Saturday, December 18, 2010
2006 Cayuse Bionic Frog
I had the chance to try the 2006 Cayuse Vineyards Bionic Frog today.
As has been noted earlier on this blog, Christophe Baron's Cayuse Vineyards create wines of some great controversy. People love them or people hate them, but there is always an opinion to be had. I'm personally a fan of the wines, but even I admit that they're not something that you want to have on a regular basis. They're very rich and very lively; the way that they come across is vivid and inescapably showy. However, it has to be admitted that the pH of every bottle of Cayuse I've had has seemed remarkably high. The softness of these wines can be pleasant and appealing sometimes, but isn't the style that I like on a regular basis.
The Bionic Frog showed a meatiness that I've come to associate with Cayuse; it was very gamy and even had an element of cured meats, like salami. It also had notes of green olive, though not as much as in the bottles of En Chamberlain that I've had. The oak treatment was noticeable but not prominent; it stayed in the background and was quite enjoyable. The fruit of the wine also played a supporting role; there was a figgy note that was very nice, but it was nowhere near the focus of the wine. Think of a small fig wrapped in a big piece of panchetta and drizzled in balsamic vinegar. Sound good? You'll probably like Cayuse wines.
The pH on this wine seemed very high; it was lush and extremely soft in the mouth. There was also no perceivable tannin structure. These two elements made for a velvety concoction with no rough edges. It must be noted as well that I (and most of the palates at the table) detected a noticeable level of volatile acidity in the wine. Normally this is a big turn-off for me, but there was so much going on in the glass that it actually supported it well.
Why are these wines so intriguing? I think it has something to do with the fact that they undeniably push the envelope. The levels of grape ripeness evident in these wines has created a phenolic content that is in itself rather volatile. Hence, there is a lot of perceivable sensory elements in the glass, and they are more exotic than the standard monolithic big fruit and oak that is the profile of many Washington wines. Is this a good thing? It's certainly an interesting one.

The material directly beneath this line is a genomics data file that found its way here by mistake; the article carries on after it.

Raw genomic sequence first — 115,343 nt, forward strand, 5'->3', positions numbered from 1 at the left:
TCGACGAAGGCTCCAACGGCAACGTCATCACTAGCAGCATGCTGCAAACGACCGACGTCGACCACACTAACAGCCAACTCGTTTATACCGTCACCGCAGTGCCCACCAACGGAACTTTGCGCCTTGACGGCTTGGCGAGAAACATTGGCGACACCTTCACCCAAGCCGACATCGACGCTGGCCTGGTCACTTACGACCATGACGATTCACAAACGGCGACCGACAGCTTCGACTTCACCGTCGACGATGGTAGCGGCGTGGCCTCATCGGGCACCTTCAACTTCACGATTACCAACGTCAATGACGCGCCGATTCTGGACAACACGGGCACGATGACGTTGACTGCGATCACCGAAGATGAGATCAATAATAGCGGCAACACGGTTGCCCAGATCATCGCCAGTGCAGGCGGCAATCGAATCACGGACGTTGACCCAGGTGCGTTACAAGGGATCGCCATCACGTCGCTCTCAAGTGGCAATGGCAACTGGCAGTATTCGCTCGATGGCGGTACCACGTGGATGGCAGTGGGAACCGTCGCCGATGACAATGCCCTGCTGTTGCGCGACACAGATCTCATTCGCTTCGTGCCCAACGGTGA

Do these wines justify a) their price points and b) their hype? I always hate when someone asks me whether a wine is 'worth the money.' The answer is such a subjective one; if you make $20 million a year, then sure, shelling out $70 or $100 for a bottle of Cayuse is probably an easy thing to do, and so for you it would be worth the money. If, on the other hand, you make $25,000 a year at McDonalds then you might want to look more closely at the really value-driven products. Personally, I understand why these wines are as expensive as they are. Firstly, their production is expensive. The yields on Christophe's vineyards are famously low, he does all biodynamic production (which is expensive), and those vineyards are young; there's no way they've paid for themselves yet. Also, the production out of that winery is tiny, somewhere around 3000 cases I'm told. At that level of production it's impossible to turn a profit and remain liquid (no pun intended) without charging high prices. Is the wine worth the money? It's the price of admission to try something from a producer that is uncompromising in his principles and dedicated to small production wines.
Whether or not the wines justify their hype is a completely different question, and I think a difficult one. A lot of what makes Cayuse so appealing to many of its consumers is the press. This is for me a bit of an irritation and also a paradox. I despise the fact that a handful of palates so control the Washington wine industry, especially when those palates are so skewed in favor of ultra-rich wines- as is the case with The Wine Advocate's Jay Miller, for instance. I also think that these scores being the be-all-end-all for so many consumers pushes other producers to produce wines in this style, thusly reducing the diversity of the Washington wine scene and forcing producers to make wines that they perhaps might not even like themselves. At the same time, high Washington scores bring the state further into the consciousness of drinkers around the country and around the world, and that is a stated goal of mine.
The other thing that creates the hype around Cayuse is the limited availability. The unparalleled demand for these bottles of Cayuse is a natural consequence of combining high scores with extremely limited availability, and it is part of what makes them a viable enterprise. If these wines were familiar sights on wine shop shelves, customers would be far less inclined to put up with allocation from the winery. Supply and demand is a simple concept, and the invisible hand is doing its work here for Christophe.
I'm rambling now, so I'll stop. Was this wine a great experience? Yes, but it was in spite of some flaws. Do I think that it's for everyone? No, not at all; in fact, half of the people at the table tonight hated it. One of my cohorts poured it out. But am I sad that I have a bottle in my cellar? Far from it.